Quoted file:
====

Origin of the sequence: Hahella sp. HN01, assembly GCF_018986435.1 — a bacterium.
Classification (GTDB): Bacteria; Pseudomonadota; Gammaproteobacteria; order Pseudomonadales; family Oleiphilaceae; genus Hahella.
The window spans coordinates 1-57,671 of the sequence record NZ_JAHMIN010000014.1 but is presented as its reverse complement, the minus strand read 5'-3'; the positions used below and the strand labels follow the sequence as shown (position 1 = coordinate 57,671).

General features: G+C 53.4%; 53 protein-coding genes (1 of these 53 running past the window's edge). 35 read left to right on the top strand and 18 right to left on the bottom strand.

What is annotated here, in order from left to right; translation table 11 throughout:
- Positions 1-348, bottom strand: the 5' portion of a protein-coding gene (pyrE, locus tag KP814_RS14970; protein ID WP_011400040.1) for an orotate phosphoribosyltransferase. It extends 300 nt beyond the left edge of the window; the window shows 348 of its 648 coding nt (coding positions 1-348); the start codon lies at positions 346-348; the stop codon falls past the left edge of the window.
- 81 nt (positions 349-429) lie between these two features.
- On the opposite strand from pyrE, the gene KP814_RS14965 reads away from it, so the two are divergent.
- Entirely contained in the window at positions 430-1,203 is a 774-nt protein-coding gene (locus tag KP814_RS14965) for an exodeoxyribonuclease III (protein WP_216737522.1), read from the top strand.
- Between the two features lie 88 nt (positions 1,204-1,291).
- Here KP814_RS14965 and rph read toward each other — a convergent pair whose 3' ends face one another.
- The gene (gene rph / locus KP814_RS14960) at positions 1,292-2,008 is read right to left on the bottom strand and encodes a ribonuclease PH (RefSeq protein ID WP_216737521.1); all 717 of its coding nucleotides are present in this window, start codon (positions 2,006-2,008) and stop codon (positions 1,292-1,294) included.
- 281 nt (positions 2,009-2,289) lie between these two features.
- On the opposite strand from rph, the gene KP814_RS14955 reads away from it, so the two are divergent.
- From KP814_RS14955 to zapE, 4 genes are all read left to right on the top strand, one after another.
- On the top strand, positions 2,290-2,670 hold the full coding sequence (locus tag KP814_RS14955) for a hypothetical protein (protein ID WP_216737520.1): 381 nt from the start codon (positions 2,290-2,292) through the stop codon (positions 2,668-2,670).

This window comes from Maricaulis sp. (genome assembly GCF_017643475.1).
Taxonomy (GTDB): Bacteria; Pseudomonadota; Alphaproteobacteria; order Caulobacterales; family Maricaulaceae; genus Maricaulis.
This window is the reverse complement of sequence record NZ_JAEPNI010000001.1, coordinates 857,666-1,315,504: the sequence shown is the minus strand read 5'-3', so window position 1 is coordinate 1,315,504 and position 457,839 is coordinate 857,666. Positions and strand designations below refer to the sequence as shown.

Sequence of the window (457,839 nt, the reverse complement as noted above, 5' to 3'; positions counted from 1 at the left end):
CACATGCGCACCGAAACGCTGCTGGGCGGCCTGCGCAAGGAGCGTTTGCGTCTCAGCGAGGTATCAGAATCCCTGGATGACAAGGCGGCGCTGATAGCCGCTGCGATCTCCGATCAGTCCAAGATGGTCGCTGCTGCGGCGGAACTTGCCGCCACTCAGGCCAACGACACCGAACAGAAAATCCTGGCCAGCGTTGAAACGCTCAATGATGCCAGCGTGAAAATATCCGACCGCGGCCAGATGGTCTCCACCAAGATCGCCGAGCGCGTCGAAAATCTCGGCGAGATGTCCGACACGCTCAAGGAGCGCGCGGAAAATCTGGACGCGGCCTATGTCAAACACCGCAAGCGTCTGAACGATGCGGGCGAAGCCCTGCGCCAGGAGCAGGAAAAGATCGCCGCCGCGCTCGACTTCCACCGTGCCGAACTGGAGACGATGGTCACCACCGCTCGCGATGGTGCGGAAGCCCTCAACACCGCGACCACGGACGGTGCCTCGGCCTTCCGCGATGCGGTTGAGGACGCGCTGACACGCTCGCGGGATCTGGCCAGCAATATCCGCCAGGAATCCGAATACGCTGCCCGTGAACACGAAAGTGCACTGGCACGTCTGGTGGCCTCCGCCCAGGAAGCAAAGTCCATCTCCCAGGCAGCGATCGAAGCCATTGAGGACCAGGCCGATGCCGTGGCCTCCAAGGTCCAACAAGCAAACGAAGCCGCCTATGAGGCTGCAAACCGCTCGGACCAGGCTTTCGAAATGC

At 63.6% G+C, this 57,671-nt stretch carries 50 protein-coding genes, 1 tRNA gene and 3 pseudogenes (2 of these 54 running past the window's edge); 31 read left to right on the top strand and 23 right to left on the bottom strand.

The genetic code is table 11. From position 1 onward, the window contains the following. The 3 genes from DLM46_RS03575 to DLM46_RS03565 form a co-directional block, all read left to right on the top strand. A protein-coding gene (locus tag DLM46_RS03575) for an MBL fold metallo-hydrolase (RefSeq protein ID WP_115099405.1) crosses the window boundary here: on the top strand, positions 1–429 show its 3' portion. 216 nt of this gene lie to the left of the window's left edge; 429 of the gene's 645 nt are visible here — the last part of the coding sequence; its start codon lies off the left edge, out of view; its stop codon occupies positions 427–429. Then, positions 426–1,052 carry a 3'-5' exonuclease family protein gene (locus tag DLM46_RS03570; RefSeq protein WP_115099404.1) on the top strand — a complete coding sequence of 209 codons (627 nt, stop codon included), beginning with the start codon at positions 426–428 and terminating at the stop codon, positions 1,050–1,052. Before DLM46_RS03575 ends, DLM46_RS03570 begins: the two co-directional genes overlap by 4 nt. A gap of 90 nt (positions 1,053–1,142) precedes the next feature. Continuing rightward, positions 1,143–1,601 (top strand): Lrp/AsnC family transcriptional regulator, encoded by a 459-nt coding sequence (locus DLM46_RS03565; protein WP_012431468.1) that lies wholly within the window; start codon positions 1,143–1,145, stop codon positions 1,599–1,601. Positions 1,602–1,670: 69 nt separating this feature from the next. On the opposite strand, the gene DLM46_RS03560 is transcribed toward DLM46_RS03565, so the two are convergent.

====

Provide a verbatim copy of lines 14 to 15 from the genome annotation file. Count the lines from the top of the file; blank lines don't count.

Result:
- On the opposite strand from rph, the gene KP814_RS14955 reads away from it, so the two are divergent.
- From KP814_RS14955 to zapE, 4 genes are all read left to right on the top strand, one after another.